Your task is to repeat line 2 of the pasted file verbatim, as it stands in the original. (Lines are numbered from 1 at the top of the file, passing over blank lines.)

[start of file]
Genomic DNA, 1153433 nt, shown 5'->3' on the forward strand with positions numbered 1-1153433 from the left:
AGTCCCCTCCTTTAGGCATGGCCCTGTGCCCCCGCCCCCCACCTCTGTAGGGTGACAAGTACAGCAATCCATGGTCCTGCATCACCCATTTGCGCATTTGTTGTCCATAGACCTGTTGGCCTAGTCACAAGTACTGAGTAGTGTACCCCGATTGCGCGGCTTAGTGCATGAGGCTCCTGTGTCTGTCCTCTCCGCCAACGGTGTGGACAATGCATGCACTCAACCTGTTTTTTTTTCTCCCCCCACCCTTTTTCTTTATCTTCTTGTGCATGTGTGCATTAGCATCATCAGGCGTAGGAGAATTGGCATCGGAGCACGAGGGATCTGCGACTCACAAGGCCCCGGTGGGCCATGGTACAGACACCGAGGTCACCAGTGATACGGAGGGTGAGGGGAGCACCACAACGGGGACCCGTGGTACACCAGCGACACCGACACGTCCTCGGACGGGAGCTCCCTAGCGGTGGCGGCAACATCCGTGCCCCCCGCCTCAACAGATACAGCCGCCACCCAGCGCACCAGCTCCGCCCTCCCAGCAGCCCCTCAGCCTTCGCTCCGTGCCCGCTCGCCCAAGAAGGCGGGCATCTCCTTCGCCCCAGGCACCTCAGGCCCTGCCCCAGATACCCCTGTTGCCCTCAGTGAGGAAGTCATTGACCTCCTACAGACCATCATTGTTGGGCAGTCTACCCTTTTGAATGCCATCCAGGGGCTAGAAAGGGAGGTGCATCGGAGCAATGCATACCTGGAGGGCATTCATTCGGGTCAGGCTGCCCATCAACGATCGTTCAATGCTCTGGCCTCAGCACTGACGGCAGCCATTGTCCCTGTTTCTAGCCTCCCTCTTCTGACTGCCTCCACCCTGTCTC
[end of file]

AGTCCCCTCCTTTAGGCATGGCCCTGTGCCCCCGCCCCCCACCTCTGTAGGGTGACAAGTACAGCAATCCATGGTCCTGCATCACCCATTTGCGCATTTGTTGTCCATAGACCTGTTGGCCTAGTCACAAGTACTGAGTAGTGTACCCCGATTGCGCGGCTTAGTGCATGAGGCTCCTGTGTCTGTCCTCTCCGCCAACGGTGTGGACAATGCATGCACTCAACCTGTTTTTTTTTCTCCCCCCACCCTTTTTCTTTATCTTCTTGTGCATGTGTGCATTAGCATCATCAGGCGTAGGAGAATTGGCATCGGAGCACGAGGGATCTGCGACTCACAAGGCCCCGGTGGGCCATGGTACAGACACCGAGGTCACCAGTGATACGGAGGGTGAGGGGAGCACCACAACGGGGACCCGTGGTACACCAGCGACACCGACACGTCCTCGGACGGGAGCTCCCTAGCGGTGGCGGCAACATCCGTGCCCCCCGCCTCAACAGATACAGCCGCCACCCAGCGCACCAGCTCCGCCCTCCCAGCAGCCCCTCAGCCTTCGCTCCGTGCCCGCTCGCCCAAGAAGGCGGGCATCTCCTTCGCCCCAGGCACCTCAGGCCCTGCCCCAGATACCCCTGTTGCCCTCAGTGAGGAAGTCATTGACCTCCTACAGACCATCATTGTTGGGCAGTCTACCCTTTTGAATGCCATCCAGGGGCTAGAAAGGGAGGTGCATCGGAGCAATGCATACCTGGAGGGCATTCATTCGGGTCAGGCTGCCCATCAACGATCGTTCAATGCTCTGGCCTCAGCACTGACGGCAGCCATTGTCCCTGTTTCTAGCCTCCCTCTTCTGACTGCCTCCACCCTGTCTC